Early Grunter Gets The Worm

By: Helen Beilinson

Summer has finally settled upon Connecticut after a long winter. The undergrads are gone from campus, grad students are finding every excuse to go outside, outdoor seating at local breweries is constantly packed, and festivals are in full swing. Festivals in the United States are reaching far beyond the classic food and/or music type and into bizarre territories. There are road kill cook-off fests to days devoted to cow cake (read: dung) throwing contests. However, one fascinating festival, biologically speaking, happens every April in Sopchoppy, Florida: the Annual Worm Gruntin’ Festival.

To win this annual worm grunting contest, all you need to do is charm the greatest amount of earth worms out of the ground as possible, but you can only do so by making the ground vibratev. Using either hand tools or power equipment (although traditionalists prefer the former) one can easily cause earthworms to exit the ground by the thousands, making them very easy to collect. The most popular, and some argue most effective, way of creating the vibrations is using a stack of wood inserted into the ground that is vibrated by a flat iron slab being rubbed across the top. Although it has been known since the 1800’s that beating the ground forces earthworms to above ground, worm grunting as it is done today with wood and iron slabs originated in the 60’s and 70’s, first as a personal means to get worms for fishing, and then used on a more industrial scale for selling of worms. Over the years, the technique has been passed down and is still frequently being used for obtaining live earthworms as bait. Animals, such as herring gulls and wood turtles, have also been observed to use ground vibration to bring worms to the surface.

Despite its long history, the reason vibrating the ground charmed worms from the ground was largely a mystery before 2008. Earthworms live, well, in the earth. Leaving the ground poses two problems for worms. The first is aboveground predators. Birds and other small animals feast on worms. Second, earthworms have to continuously be in a moist environment, as they breathe air through their skin and must stay wet in order for oxygen to be exchanged through their skin (a reason why they come above ground at night or after a rainstorm—they can move faster on the cool, wet soil, while still being able to breathe).

In his last scientific book, The Formation of Vegetable Mould through the Action of Worms, Charles Darwin, knowing of the early observations that ground vibrations stirred earthworms (although he noted that he was personally unable to replicate them) commented on the strangeness of the worms’ ascending migration and offered a hypothesis that has for the last century and a half been the predominant theory for the worms’ movement. Although we are mostly familiar with worms’ above ground predators, they have underground predators as well –  chiefly, moles. One of the situations in which worms escape to the ground’s surface, presumably, is to escape the jaws of moles. When moles dig, the ground around them vibrates. Darwin proposed that the vibrations made by humans or other creatures mimic the vibrations caused by mole digging, inducing fear in the worms, making them surface. It has also been proposed that the vibrations mimic heavy rainfall, which also makes worm surface, as to prevent drowning.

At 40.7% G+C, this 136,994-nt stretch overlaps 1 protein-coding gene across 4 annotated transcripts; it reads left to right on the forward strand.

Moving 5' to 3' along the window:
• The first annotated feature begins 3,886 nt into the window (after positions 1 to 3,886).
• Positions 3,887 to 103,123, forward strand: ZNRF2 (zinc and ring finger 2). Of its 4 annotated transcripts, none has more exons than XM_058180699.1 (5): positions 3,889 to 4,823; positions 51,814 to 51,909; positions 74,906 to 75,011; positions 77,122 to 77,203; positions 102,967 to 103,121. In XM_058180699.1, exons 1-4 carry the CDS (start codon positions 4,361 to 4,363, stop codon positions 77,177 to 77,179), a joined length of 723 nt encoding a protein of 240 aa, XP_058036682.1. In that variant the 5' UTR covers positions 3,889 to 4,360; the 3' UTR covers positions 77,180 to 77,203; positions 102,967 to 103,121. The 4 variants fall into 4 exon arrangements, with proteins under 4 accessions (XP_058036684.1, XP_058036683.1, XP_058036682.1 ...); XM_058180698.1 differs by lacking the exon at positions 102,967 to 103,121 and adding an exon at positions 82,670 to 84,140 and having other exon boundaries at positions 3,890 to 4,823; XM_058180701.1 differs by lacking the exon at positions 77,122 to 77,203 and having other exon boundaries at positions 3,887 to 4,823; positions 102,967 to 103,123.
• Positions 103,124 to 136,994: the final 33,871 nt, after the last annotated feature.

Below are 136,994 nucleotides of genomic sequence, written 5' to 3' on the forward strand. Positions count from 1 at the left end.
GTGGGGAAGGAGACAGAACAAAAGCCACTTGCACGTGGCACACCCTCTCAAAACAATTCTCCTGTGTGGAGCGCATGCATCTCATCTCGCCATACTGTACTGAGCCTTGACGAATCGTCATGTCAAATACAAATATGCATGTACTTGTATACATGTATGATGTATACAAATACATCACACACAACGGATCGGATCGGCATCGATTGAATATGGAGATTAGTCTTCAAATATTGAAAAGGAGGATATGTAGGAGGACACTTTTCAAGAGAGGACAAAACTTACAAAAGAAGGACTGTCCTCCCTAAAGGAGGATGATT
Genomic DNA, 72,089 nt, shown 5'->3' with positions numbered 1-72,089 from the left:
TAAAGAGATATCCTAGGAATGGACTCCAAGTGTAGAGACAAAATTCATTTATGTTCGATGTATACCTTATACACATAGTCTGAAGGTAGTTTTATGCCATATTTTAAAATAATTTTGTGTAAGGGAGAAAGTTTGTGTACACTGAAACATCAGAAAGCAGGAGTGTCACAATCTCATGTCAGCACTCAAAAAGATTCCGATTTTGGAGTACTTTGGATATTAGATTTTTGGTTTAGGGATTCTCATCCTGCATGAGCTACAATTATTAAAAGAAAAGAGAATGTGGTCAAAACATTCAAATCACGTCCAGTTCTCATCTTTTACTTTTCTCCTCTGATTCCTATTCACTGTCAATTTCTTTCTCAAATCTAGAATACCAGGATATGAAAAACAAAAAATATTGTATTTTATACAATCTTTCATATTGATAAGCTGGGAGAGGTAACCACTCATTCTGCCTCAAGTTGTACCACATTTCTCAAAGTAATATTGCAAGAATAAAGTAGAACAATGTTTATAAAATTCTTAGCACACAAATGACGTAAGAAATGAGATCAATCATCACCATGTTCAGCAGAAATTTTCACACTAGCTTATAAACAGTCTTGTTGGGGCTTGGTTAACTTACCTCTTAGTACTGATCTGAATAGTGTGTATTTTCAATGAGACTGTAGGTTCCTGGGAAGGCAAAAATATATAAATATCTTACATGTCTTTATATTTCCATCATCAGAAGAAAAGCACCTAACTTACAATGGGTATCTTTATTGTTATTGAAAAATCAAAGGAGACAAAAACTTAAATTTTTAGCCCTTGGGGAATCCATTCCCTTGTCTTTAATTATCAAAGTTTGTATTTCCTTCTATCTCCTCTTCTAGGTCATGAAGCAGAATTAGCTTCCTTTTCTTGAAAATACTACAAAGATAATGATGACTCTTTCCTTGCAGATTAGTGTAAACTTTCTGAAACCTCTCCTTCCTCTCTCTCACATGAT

One hundred and twenty seven years after the publication of Darwin’s Worms, Kenneth C. Catania, a scientist from Vanderbilt University, produced a study proving that the former’s hypothesis was, indeed, correct. Catania recorded the vibrations made by the traditional technique of driving a wooden stake into the ground and rubbing a flat iron slab lengthwise across the top of the stake. Vibrations were measured at intervals away from the stake and from multiple stake locations. The magnitude of the vibrations decreased as one got further away from the stake, as to be expected, and the intensity of vibrations depended on the soil composition, as different stake locations produced different vibration intensities. Accordingly, the number of worms that emerged also decreased with increasing distance from the stake. A year after Catania’s original paper, a Canadian research group published a study recapitulating the results showing ground vibrations cause earthworms to emerge from the soil.